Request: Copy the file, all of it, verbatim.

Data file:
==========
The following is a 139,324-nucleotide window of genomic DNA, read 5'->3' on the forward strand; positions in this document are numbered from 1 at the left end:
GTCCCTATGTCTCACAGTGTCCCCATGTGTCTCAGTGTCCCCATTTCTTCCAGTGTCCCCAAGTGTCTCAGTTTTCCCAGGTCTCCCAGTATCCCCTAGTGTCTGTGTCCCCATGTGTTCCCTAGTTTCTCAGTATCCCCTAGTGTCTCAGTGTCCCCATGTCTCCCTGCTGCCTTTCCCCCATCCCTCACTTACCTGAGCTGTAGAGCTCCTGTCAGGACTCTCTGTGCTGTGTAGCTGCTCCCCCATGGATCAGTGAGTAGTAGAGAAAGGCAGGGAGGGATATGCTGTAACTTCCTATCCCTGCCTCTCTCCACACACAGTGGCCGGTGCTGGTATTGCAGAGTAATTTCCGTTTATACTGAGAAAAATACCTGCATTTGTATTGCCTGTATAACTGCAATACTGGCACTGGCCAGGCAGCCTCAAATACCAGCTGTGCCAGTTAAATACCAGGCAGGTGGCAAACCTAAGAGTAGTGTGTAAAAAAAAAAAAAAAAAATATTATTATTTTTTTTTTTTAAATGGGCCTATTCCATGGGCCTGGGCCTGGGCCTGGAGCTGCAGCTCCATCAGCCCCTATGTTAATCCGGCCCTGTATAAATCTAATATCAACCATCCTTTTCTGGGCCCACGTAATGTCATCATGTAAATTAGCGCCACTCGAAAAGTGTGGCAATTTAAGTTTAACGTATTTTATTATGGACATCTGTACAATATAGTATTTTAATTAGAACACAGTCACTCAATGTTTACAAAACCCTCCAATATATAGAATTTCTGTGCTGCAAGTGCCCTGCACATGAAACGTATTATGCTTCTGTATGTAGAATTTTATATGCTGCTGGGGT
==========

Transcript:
The following is a 139,324-nucleotide window of genomic DNA, read 5'->3' on the forward strand; positions in this document are numbered from 1 at the left end:
GTCCCTATGTCTCACAGTGTCCCCATGTGTCTCAGTGTCCCCATTTCTTCCAGTGTCCCCAAGTGTCTCAGTTTTCCCAGGTCTCCCAGTATCCCCTAGTGTCTGTGTCCCCATGTGTTCCCTAGTTTCTCAGTATCCCCTAGTGTCTCAGTGTCCCCATGTCTCCCTGCTGCCTTTCCCCCATCCCTCACTTACCTGAGCTGTAGAGCTCCTGTCAGGACTCTCTGTGCTGTGTAGCTGCTCCCCCATGGATCAGTGAGTAGTAGAGAAAGGCAGGGAGGGATATGCTGTAACTTCCTATCCCTGCCTCTCTCCACACACAGTGGCCGGTGCTGGTATTGCAGAGTAATTTCCGTTTATACTGAGAAAAATACCTGCATTTGTATTGCCTGTATAACTGCAATACTGGCACTGGCCAGGCAGCCTCAAATACCAGCTGTGCCAGTTAAATACCAGGCAGGTGGCAAACCTAAGAGTAGTGTGTAAAAAAAAAAAAAAAAAATATTATTATTTTTTTTTTTTAAATGGGCCTATTCCATGGGCCTGGGCCTGGGCCTGGAGCTGCAGCTCCATCAGCCCCTATGTTAATCCGGCCCTGTATAAATCTAATATCAACCATCCTTTTCTGGGCCCACGTAATGTCATCATGTAAATTAGCGCCACTCGAAAAGTGTGGCAATTTAAGTTTAACGTATTTTATTATGGACATCTGTACAATATAGTATTTTAATTAGAACACAGTCACTCAATGTTTACAAAACCCTCCAATATATAGAATTTCTGTGCTGCAAGTGCCCTGCACATGAAACGTATTATGCTTCTGTATGTAGAATTTTATATGCTGCTGGGGT